A 23,000-year-old find

If extraterrestrials are looking at our Earth through a large telescope right now, most likely they are seeing back to… the early days of the colonial period in North America. The speed of light is not too fast. It will take 300 or 400 years for an image to reach the extraterrestrial beings. But it’s quite a different story when it comes to thousands and millions of years.

A 23,000-year-old find

As of today, scientists think that mankind is about 2.5 million years old. The fossil evidence of our human ancestors extends back into the far reaches of those ancient times. People first began farming and cattle breeding some 12,000 years ago. Before that time, early humans had lived by hunting and gathering.

In fact, seeking for finds is gathering, too. When you feel an irresistible impulse to take a metal detector with you and go on a treasure hunt, remember that it’s your ancient instincts ))

Early humans made tools and weapons out of many materials, such as stone, bone, animal skin or wood. Any artifact made by early man was the result of extremely hard work and technological developments around the time.

Found: the figure of a woman. It’s presumably the so-called Venus. Such figures are interpreted differently by different scientists. According to some versions, these can be amulets, sacred objects used in rituals, self-portraits, or even early forms of pornography.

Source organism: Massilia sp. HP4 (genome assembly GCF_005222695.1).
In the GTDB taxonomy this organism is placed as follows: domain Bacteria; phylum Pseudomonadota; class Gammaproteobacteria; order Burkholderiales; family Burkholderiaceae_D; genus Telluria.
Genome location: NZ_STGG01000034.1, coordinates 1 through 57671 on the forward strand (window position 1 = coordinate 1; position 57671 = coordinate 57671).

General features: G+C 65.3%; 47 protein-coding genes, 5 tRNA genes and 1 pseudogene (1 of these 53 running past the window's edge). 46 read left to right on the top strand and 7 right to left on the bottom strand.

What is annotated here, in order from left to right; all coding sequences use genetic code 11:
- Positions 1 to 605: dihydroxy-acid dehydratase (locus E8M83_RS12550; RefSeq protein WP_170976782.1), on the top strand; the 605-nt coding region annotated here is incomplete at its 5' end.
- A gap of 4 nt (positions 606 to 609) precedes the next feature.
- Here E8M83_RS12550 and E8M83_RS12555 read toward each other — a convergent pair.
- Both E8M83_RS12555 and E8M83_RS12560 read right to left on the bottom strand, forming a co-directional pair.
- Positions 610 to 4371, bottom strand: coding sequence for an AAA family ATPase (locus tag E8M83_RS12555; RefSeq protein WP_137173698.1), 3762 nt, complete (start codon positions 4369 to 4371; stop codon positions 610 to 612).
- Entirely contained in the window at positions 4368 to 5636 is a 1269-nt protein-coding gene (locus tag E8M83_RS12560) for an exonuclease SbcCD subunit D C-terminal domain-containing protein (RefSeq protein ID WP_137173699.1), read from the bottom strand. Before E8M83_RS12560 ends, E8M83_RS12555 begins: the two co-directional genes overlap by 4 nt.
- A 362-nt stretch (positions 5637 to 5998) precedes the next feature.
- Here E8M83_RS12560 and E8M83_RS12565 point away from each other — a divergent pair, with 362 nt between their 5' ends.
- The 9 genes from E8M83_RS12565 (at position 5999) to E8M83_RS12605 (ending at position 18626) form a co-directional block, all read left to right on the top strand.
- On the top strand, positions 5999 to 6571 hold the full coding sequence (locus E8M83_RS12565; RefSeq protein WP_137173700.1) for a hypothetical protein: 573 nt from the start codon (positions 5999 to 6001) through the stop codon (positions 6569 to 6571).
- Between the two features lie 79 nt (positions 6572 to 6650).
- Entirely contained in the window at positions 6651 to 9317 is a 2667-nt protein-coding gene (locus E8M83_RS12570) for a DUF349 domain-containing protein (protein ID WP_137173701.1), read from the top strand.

A 23,000-year-old find

Material: mammoth tusk. The find is estimated to be some 23,000 years old and dates back to the Upper Paleolithic era. By that time, humans had had a wide variety – more than 20 types – of tools. During that period, there was a rapid emergence of new tool forms/technologies, such as sewing needles made of bone, fish hooks, as well as the bow and arrow. But it was long before the appearance of modern humans, the first domesticated animals also appeared much later – 10,000 years after that. By the way, do you know which was the first animal to be tamed?

Want to rejoice over our forebears? Yes, there weren’t any domesticated animals in those times. Yes, it was just a chieftain or a hunter-chief who had a stone axe. Yes, they were eating raw food. But our ancestors used a lunar calendar! It helped predict, for instance, migration times of wild animals. Even Neanderthals could keep track of the seasonal movements of game species. And how about you? Are you able to determine anything based on the moon?

A 23,000-year-old find

Also, Upper Paleolithic peoples had bone flutes, the first intentionally produced musical instruments. That’s what the ancient times were… Early humans in the caves didn’t have domestic animals, but enjoyed nude Venus figurines and music playing. Unfortunately they didn’t have anything to drink in those days… I wish all of you happy hunting trusting your ancient instincts!

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